Update on the Overtime Exemption Rule
May 11, 2016Thanks to ANCOR we are able to share the following update:
Last July, pursuant to President Obama’s directive to DOL to update the Fair Labor Standards Act to increase the threshold at which workers are exempt from overtime requirements, DOL released the proposed rule “Defining and Delimiting the Exemptions for Executive, Administrative, Professional, Outside Sales and Computer Employees”. The rule proposes to more than double the threshold at which workers are exempt from overtime requirements, from about $23,000/year to over $50,000/year, with the threshold automatically increasing over time.
While we agree that the Overtime Exemption Rule should be modernized and the salary level increased, without additional funding, many of our members will either be forced to cut wages to direct support professionals, serve fewer people, or both. At a time when more people than ever rely on these services to continue to live in their communities – with thousands more on waiting lists across the country – this would be devastating.
In addition to advocating for a lower salary threshold in the final rule, we have been pushing aggressively for similar treatment accorded providers and states in the final DOL’s Home Care rule – to acknowledge that Medicaid-dependent providers and their payers need more time to secure additional state funding to pay for the significantly increased costs. Although it’s still anyone’s guess what the final rule will include, this is what we know and what we are hearing:
- We expect the final rule may be published as early as this week, but probably no later than the end of May.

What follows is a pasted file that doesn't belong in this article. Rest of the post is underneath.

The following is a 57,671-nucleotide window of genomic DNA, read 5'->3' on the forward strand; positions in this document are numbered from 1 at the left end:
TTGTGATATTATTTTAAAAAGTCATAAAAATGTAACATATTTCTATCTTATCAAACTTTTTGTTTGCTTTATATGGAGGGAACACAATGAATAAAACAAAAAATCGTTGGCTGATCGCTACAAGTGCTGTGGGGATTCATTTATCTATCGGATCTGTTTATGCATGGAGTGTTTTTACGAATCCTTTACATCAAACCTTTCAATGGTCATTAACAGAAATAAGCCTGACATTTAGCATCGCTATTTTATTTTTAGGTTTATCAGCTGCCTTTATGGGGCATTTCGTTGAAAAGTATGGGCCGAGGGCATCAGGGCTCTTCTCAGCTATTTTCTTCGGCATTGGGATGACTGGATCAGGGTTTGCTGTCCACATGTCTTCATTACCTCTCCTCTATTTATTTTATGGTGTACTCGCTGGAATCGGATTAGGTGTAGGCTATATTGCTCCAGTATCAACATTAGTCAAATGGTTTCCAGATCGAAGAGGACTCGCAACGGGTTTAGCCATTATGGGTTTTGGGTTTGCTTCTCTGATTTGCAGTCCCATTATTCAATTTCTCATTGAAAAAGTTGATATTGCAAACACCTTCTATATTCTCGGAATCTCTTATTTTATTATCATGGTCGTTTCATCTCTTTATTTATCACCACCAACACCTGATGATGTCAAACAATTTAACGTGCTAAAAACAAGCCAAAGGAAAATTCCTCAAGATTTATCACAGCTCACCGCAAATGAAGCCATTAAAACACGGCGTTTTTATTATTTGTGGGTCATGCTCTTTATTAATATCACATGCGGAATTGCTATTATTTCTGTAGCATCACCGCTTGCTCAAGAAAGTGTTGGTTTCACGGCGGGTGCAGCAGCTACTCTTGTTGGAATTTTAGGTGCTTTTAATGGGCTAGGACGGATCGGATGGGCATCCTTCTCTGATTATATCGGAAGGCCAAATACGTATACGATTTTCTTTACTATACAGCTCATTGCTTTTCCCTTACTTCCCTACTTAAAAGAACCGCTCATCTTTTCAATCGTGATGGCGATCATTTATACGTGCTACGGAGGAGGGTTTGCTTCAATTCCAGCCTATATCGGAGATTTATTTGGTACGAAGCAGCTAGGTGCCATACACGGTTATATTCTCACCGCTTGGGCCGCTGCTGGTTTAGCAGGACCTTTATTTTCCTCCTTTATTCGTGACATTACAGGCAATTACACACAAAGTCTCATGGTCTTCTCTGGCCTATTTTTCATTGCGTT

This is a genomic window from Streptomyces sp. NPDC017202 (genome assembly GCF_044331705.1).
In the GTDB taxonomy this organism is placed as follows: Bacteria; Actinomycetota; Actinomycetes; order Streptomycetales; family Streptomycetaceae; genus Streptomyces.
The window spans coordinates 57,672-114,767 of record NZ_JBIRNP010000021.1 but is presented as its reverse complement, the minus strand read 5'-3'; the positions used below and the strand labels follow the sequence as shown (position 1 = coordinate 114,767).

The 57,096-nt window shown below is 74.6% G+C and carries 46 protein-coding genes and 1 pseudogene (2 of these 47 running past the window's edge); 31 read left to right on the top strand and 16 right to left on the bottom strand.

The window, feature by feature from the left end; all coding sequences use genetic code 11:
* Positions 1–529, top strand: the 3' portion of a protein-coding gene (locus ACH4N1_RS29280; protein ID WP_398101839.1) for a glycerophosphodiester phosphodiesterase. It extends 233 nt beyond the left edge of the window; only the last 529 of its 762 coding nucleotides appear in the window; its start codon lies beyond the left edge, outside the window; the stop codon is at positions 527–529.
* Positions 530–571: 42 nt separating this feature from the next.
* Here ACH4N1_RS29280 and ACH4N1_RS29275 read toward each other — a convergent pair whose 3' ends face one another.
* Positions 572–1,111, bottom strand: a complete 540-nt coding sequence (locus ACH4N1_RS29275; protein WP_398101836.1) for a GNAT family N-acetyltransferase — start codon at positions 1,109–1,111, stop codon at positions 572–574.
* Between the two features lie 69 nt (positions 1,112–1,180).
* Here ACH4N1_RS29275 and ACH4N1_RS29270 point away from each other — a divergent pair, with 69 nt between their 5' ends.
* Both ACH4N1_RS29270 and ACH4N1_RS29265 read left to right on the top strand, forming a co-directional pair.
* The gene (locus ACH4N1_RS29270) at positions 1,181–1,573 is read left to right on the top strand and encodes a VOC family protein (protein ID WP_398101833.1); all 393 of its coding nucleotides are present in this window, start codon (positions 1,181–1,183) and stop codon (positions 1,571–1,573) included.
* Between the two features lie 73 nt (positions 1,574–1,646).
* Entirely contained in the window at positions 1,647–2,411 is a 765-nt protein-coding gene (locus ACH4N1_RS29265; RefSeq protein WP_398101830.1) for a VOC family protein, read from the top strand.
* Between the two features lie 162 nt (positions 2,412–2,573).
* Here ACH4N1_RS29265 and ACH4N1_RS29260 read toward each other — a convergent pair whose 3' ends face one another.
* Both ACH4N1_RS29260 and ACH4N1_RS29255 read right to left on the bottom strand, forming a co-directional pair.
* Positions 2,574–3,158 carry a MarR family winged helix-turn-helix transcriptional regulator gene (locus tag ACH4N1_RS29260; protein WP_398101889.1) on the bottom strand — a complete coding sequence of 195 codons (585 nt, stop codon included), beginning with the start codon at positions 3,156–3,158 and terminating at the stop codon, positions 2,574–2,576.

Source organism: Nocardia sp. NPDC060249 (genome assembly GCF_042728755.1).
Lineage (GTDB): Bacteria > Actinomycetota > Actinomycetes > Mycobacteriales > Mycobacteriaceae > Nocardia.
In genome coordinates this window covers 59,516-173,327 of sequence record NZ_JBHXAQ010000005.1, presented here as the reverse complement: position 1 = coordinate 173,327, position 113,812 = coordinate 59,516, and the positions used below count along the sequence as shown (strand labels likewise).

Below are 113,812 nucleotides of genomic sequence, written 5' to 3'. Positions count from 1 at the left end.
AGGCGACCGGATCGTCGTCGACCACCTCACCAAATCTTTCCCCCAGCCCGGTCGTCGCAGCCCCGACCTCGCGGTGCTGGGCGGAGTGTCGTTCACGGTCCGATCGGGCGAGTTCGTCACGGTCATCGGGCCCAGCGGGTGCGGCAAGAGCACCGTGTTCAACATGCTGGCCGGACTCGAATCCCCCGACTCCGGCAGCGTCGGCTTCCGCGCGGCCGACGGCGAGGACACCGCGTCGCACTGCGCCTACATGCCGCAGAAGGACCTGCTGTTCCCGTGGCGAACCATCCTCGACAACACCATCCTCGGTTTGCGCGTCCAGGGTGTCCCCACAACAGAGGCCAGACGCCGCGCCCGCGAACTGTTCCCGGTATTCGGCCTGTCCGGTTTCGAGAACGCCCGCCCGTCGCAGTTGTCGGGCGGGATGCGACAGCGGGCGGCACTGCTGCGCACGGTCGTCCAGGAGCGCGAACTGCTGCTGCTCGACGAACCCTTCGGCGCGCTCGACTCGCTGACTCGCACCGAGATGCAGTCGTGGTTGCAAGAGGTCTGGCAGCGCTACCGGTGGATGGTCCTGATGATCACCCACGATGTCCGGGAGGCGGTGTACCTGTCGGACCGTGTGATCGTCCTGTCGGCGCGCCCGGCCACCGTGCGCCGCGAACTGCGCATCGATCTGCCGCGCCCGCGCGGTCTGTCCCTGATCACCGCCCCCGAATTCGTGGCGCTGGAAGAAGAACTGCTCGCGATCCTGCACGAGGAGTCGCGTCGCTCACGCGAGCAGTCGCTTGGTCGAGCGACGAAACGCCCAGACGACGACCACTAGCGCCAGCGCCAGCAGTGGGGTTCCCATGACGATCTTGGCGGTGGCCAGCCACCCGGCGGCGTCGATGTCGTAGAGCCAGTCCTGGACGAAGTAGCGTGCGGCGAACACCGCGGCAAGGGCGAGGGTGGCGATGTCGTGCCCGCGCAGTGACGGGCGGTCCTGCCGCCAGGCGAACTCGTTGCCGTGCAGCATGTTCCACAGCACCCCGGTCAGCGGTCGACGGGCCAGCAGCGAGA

- By law, DOL need only provide employers with 60 days to comply with the new regulations.
- Several media outlets have reported the minimum salary level for exemption will be set at $47,000 (rather than the $50,440) as proposed. This info is attributed to a congressional staffer, and although it cannot be confirmed, it is likely a credible source.
- We do not have any other information about changes to the salary or duties tests. However, Tammy McCutchen, Esq, of Littler Mendelson is predicting that the final rule: (1) will provide for annual increases based on inflation; (2) will not allow employers to count bonuses towards the minimum salary level; and (3) may make changes to the duties tests to limit the amount of time exempt employees may perform non-exempt work.
- Legislation has been introduced to stop the rule, H.R. 4773 / S.2707 — the Protecting Workplace Advancement and Opportunity Act. If it passes both bodies of Congress, it will surely be vetoed by the President when it reaches his desk. Congressional observers are predicting with confidence that the Republicans will not have the votes to override the President’s veto. ANCOR has consistently supported the intent of the proposed rule, advocating more constructively for a reasonable salary threshold (15th percentile/approximately $30,000), and is not supporting this legislation.
- Business groups such as the National Federation of Independent Businesses are rumored to be actively planning to challenge the final rule in court.
As this is part of the overall effort to lift wages for all Americans the efforts may not influence this rule. VNPP began last year to work with the members of the Virginia General Assembly to make them aware of the crisis facing providers if the rule takes effect. We will continue those efforts!